14 August, 2017
Summer Cold Symptoms
The cold is most commonly associated with the winter months. It can, however, attack individuals during the summer as well. A cold is a viral infection that can be caused by a number of different viruses. A cold virus usually starts in the sinus area of the nose and spreads from there. Its often overwhelming symptoms can leave an individual homebound for up to a week or more. Summer months can provide an opportunity for a cold virus to develop because of the heightened allergens and viruses in the air.
Congestion is one of the most common symptoms of a summer cold. The nasal passage becomes swollen and inflamed, making it difficult for air to flow freely through the nostrils. This is most often referred to as a stuffy nose. According to Commoncold.org, a cold virus enters the nose and gets to work quickly to produce symptoms. It can take roughly 12 hours before the first symptoms are noticed. Most people assume the nose becomes blocked by mucus, which makes it difficult to breathe. However, it is actually the swelling of the inside lining of the nose that causes nasal congestion.
Coughing is a huge indicator of a cold. This often relentless reflex is an attempt to clear the airway of mucus that has touched the back of throat. According to MayoClinic.com, sometimes a hacking couch can lead to other infectious respiratory tract ailments, such as whooping cough. Out of all of the summer cold symptoms, the hacking cough or dry cough lasts the longest and will usually become more severe during sleeping hours. Severe hacking cough can cause the ribs, as well as the chest area, to become sore. A dry hacking cough usually does not occur because of mucus; it is caused by small receptors in the throat that have become agitated.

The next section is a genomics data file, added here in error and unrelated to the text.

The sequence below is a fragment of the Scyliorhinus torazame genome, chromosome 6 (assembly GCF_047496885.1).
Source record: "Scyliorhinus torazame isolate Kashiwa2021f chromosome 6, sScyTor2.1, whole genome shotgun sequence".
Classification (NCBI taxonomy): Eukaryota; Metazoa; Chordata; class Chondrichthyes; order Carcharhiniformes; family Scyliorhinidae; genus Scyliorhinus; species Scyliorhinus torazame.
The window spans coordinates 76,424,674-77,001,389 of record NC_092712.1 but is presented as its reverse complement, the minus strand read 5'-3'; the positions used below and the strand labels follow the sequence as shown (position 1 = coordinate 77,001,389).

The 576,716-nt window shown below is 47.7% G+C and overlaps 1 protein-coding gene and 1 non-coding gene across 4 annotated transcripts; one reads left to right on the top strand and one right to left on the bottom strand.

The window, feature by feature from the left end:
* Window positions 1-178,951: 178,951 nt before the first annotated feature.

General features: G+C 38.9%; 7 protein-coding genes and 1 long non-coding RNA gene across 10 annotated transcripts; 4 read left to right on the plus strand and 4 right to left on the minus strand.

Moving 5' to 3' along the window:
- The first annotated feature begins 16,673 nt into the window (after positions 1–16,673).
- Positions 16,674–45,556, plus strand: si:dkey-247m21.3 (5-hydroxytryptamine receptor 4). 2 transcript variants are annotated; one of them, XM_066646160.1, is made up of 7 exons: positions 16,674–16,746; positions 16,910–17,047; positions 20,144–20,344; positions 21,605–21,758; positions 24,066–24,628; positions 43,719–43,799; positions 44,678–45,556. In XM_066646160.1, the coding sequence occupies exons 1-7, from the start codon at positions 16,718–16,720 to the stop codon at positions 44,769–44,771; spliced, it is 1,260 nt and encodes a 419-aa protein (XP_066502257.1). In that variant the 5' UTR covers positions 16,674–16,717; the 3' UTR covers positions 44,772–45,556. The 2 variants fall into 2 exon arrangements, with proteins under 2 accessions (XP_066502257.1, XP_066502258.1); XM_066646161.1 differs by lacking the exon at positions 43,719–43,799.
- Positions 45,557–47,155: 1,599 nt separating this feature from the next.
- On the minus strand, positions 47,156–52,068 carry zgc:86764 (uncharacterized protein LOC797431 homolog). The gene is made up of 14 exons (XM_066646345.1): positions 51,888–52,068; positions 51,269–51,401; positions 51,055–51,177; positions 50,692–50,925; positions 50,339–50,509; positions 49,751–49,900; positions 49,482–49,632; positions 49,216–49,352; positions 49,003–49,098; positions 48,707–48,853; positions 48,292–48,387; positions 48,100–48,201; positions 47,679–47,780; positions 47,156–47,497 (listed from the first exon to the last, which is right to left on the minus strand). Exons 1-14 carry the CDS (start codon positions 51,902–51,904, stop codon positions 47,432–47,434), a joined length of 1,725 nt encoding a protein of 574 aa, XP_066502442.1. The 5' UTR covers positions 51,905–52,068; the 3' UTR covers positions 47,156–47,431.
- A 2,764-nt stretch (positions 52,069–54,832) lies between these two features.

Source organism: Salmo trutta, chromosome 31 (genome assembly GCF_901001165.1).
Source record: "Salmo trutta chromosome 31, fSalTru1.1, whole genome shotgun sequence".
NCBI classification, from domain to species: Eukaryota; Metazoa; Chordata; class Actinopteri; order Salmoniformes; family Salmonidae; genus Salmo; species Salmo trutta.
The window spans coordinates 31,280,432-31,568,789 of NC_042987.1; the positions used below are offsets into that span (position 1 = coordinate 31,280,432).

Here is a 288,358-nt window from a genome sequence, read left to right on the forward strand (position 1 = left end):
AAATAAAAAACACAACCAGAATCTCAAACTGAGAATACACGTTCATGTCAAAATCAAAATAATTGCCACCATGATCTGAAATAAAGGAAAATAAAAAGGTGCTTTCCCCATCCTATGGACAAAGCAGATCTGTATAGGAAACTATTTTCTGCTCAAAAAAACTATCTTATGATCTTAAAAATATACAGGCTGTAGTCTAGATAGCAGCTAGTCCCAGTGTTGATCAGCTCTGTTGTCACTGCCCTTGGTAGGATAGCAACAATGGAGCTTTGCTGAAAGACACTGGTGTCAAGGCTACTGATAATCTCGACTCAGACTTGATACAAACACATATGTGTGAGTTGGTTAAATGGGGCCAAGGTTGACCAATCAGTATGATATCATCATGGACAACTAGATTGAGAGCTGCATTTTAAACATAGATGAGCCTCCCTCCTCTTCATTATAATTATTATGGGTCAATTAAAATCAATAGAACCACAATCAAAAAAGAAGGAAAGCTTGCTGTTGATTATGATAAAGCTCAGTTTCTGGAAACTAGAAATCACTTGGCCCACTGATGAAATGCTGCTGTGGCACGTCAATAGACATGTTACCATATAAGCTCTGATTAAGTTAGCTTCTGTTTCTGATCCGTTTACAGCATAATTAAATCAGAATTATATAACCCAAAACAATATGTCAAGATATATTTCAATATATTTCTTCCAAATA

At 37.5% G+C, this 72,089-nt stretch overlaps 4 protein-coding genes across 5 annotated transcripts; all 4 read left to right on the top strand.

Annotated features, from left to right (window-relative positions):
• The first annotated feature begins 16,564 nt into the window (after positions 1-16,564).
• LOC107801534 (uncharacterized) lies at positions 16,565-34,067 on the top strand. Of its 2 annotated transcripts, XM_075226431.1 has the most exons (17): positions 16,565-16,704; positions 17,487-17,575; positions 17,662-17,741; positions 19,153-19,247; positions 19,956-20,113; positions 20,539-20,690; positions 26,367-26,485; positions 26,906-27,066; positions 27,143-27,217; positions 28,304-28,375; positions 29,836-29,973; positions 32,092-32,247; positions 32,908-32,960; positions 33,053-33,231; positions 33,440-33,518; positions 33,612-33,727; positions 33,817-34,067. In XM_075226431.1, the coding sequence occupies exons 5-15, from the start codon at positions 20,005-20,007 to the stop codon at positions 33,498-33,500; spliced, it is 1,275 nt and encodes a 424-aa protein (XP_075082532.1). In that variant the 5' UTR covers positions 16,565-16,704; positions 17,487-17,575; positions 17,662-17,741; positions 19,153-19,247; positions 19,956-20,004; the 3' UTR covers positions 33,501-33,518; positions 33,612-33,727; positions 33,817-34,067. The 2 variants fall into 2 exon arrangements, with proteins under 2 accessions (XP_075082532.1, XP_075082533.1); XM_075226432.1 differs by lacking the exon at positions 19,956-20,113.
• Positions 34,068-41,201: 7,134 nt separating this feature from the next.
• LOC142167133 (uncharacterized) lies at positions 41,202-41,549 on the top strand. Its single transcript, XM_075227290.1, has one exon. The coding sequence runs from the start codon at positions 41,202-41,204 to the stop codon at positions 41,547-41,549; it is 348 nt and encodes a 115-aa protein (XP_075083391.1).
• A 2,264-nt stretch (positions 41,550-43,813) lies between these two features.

A summer cold can provoke watery eyes. During a cold illness, the sinus area of the nose becomes inflamed and may also produce more tears than necessary. The eyes may become irritated by excessive sneezing or coughing and may release an overwhelming amount of tears. According to MayoClinic.com, children are more likely to have watery eyes due to a tear duct that is not open. A cold may provoke this symptom and cause excessive watery eyes until the virus leaves the body. A summer cold can last up to seven days without treatment; however, it usually goes away on its own within that time.
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